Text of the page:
This is an excellent (and easy to read) book that addresses issues of sexuality and racism in a fluid and tender story of the relationship between Melanin Sun, a 13 year old African-American boy, and his single mother, EC. Melanin's life turns upside down one day when his mother brings home her new girlfriend for him to meet. Not only is EC dating a woman, but she's dating a white woman. This throws Melanin for a loop, to say the least, as he navigates his own blossoming sexuality in a world of...more
Sara Lederer
A unique title delivering a universal message, From the Notebooks of Melanin Sun, tells the story of a boy and his mother in Brooklyn, New York. Jacqueline Woodson introduces the main character, Melanin Sun to the reader in an honest, respectful manner. Melanin, named after his dark skin color, lives in Brooklyn with his mother, his father left the family years earlier. Melanin likes to write, collect stamps and loves his mother very much.
This is a story of Melanin Sun learning that his mother...more
Jen Castagno
JAQUELINE WOODSON

This novel is written as a notebook that the main character, Melanin, is writing in. He is a young boy who is very dark skinned, unlike his mother EC. SHe has lighter skin and is the only parent because his father left before he was born. Melanin and his mother have a very close relationship. They talk about everything and are best friends. She has had many men over, but none stayed very long, which was good for Melanin because he liked it with just him and his mom. One day, his...more
Kelly
This quick read lets the protagonist, Melanin Sun (Mel), speak directly and personally of his mother's coming out (and choosing a partner across racial lines) and his resulting re-examination of identity, place, belonging, and personal values. Woodson doesn't attempt to write a neat and tidy, politically correct story, but rather allows the confusions, tensions, and juxtapositions of real life to sit heavy and unmediated. Similarly, she doesn't hide from or pretend to ignore the ugliness of raci...more
Mrs. Reed
From the Notebooks of Melanin Sun follows the title character, a sensitive, introverted boy raised by his loving, free-spirited mother.

Melanin has to face his own prejudices that he didn't even know he had--didn't know he had them because he hadn't been faced with them before. "There weren't white people in our world. That was it.... No use for them in this neighborhood. This was our place--people of color together in harmony, away from all of their hatred and racism. I didn't dislike white peop...more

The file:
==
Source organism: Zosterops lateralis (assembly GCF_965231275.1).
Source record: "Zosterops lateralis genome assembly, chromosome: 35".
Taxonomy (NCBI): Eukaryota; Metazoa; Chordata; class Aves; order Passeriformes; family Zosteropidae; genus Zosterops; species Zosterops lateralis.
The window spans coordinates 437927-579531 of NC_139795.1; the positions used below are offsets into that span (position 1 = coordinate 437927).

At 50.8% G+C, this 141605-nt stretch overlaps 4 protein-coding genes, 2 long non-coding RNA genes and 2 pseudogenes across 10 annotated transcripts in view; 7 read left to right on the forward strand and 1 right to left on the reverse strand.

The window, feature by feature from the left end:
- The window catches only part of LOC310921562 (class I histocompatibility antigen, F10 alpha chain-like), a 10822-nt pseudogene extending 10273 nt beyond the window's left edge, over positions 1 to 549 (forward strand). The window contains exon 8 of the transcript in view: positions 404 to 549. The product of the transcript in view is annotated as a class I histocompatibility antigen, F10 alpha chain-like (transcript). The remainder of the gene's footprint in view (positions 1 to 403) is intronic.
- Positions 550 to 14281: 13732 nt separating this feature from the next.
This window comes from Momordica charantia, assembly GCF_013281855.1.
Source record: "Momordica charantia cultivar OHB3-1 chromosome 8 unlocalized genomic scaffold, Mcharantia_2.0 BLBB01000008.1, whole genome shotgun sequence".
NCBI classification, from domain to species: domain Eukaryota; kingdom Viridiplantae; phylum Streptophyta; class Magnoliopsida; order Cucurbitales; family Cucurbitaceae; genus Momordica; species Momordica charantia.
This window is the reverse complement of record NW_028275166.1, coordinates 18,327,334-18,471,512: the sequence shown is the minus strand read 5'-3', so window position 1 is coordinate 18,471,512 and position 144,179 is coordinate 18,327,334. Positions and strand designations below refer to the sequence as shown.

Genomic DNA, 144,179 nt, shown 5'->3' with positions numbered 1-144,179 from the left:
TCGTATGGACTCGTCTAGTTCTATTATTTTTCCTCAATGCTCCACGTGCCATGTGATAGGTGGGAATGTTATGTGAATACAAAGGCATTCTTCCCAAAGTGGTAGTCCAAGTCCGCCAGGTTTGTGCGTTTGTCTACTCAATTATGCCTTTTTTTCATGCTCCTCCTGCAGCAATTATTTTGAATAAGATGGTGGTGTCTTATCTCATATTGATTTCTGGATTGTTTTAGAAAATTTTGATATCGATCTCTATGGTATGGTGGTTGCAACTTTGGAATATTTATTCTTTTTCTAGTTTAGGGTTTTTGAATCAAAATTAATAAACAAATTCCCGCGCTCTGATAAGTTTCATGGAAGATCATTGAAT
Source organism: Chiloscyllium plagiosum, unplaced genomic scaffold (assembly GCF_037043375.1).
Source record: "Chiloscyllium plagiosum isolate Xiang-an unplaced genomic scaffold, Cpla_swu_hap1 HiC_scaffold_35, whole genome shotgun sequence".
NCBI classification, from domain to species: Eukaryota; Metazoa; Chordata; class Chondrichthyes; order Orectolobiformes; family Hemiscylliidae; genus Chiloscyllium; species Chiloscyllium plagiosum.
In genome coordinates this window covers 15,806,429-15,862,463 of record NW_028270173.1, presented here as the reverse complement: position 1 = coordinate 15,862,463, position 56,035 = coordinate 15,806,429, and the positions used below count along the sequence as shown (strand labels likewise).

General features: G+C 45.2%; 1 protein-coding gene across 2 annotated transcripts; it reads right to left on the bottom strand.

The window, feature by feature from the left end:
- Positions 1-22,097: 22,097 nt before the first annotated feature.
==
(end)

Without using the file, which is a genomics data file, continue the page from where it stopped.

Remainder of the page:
Mary Skramovsky
Jacqueline Woodson is a three time Newbery Honor Book Author. Her books include After Tupac and D Foster, Feathers, and Miracle's Boys.

This coming of age story takes place in Brooklyn, New York. Melanin Sun is 13 years old. He lives with his single mom. About the worse thing that he could be called is fag. Melanin is very bright and writes his thoughts in a notebook. He collects endangered animal stamps and hangs out with his friends Ralphael and Sean. Angie is a girl that Melanin thinks about a...more
Melissa Strong
Woodson presents an excellent view of a family struggling for identity and individualism. This short dramatic fiction explores homosexuality as well as heterosexuality. Melanin Sun and his mother have always been alone until suddenly she brings home a new friend...a girl friend. The work explores Melanin's reactions and acceptance as well as the dynamics of their new little family. Though well written I could not get past the plot itself. Melanin does not understand or even realize what is happe...more
Dana
I love Jacqueline Woodson's writing, so of course I liked this book. I love it on principle, but I didn't love the telling of the story as much as I wanted to. The unusually-named Melanin Sun tells his story through a combination of narration and diary entries. For parts of the book, we feel only a page away from him, as he is nearly directly addressing us. Unfortunately, other parts felt flat to me, and I couldn't find Melanin altogether believable.
The setting is summer in New York City, and M...more
Cheryl